The population of Japan - currently around 127 million - decreases by over 300 people each day. This
is because there is a chronically low birthrate - far below replacement value - and an aging population. So the birthrate is declining while the death rate is rising. Demographers have seen the current depopulation coming decades in advance, and politicians had decades to grapple with the issue. But they procrastinated until now the situation has become a ‘crisis.’ At least, according to the politicians who fret about the negative effects of an aging and declining population on economic productivity, Gross Domestic Product, and Japan’s economic standing in the world. Personally, I see the situation less as a crisis than as a return to an historically ‘normal’ birthrate. The forced modernization of Japan in the late nineteenth century saw an abnormally high birthrate and population rise, which conservatives today use as their baseline measure of all things demographic. But that is a mistake demonstrating historically illiteracy.
By comparison the population of Canada currently rises by about a thousand people every day and has done for years. I have always taken great satisfaction about Canada’s population increase as I have said before first, because as a male it might be said that I have a thing about size; and, second, from a political and nationalistic perspective I worry that under population negatively impacts our claim to sovereignty. I mean, if we lack the ability to physically occupy our land then our claims to sovereignty over it are compromised. This will become an increasing headache as various nations rush to exploit the Arctic region after the icecap disappears, and - as I have already warned two Canadian Prime Ministers - I expect a war with America over fresh water before the end of this century. As the U.S. population grows and they begin to run desperately short of fresh water they will look north, see largely unoccupied land, and then try to claim it. They will call it a national security measure. They will frame it as a preventative step to ward off aggression from other powers. They will spin it as a benevolence.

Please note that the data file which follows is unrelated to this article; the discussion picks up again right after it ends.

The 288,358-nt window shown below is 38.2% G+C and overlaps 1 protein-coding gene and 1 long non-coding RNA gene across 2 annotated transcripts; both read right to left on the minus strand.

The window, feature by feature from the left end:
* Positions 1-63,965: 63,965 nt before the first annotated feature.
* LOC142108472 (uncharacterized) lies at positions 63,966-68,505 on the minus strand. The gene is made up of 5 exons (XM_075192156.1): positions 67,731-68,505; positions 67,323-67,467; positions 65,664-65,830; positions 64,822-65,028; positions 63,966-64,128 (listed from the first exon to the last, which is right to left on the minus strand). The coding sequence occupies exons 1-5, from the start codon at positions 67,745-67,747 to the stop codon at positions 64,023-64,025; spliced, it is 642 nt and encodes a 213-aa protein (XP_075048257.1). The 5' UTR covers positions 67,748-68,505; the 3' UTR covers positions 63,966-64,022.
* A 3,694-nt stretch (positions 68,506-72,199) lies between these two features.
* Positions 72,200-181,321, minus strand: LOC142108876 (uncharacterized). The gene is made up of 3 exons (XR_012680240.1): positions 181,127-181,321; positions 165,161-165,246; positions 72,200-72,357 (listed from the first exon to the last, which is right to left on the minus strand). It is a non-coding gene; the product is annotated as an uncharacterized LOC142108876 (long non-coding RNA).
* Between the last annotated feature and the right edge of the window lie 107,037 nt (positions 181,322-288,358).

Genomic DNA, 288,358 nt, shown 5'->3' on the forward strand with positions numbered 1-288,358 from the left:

For a country of our size Canada urgently needs a population of about a hundred million people. Right now. Or course, my idea is that those people should spread out across the country, increase the size of small and mid-sized cities, and also settle and develop currently undeveloped land. The reality, though, is that population increase will affect the current population centers rather than the periphery, and the big cities will just get bigger while the countryside remains stagnant. In Canada population distribution is all about transportation and almost not at all about climate. Idiots too quickly opine that the reason most Canadians live in the south and close to the international border with the United States is because it’s so cold in the rest of the country. The truth is that the Canadian population today lives exactly where it has always lived even before European settlement: along the rivers and lakes, the transportation routes. In addition, Canadian settlement patterns follow what has been called the ‘garrison mentality’ compared to America’s ‘frontier mentality.’ In America the pioneer population settled the land with farms and ranches. But in Canada, first military garrisons established the peace and then pioneers followed, settling around the garrison towns. Hence Canada still features cities and towns separated by wide areas of wilderness or relative wilderness. In Canada we settle together in groups and there is no reason to expect that a large population of a hundred million or so would behave any differently.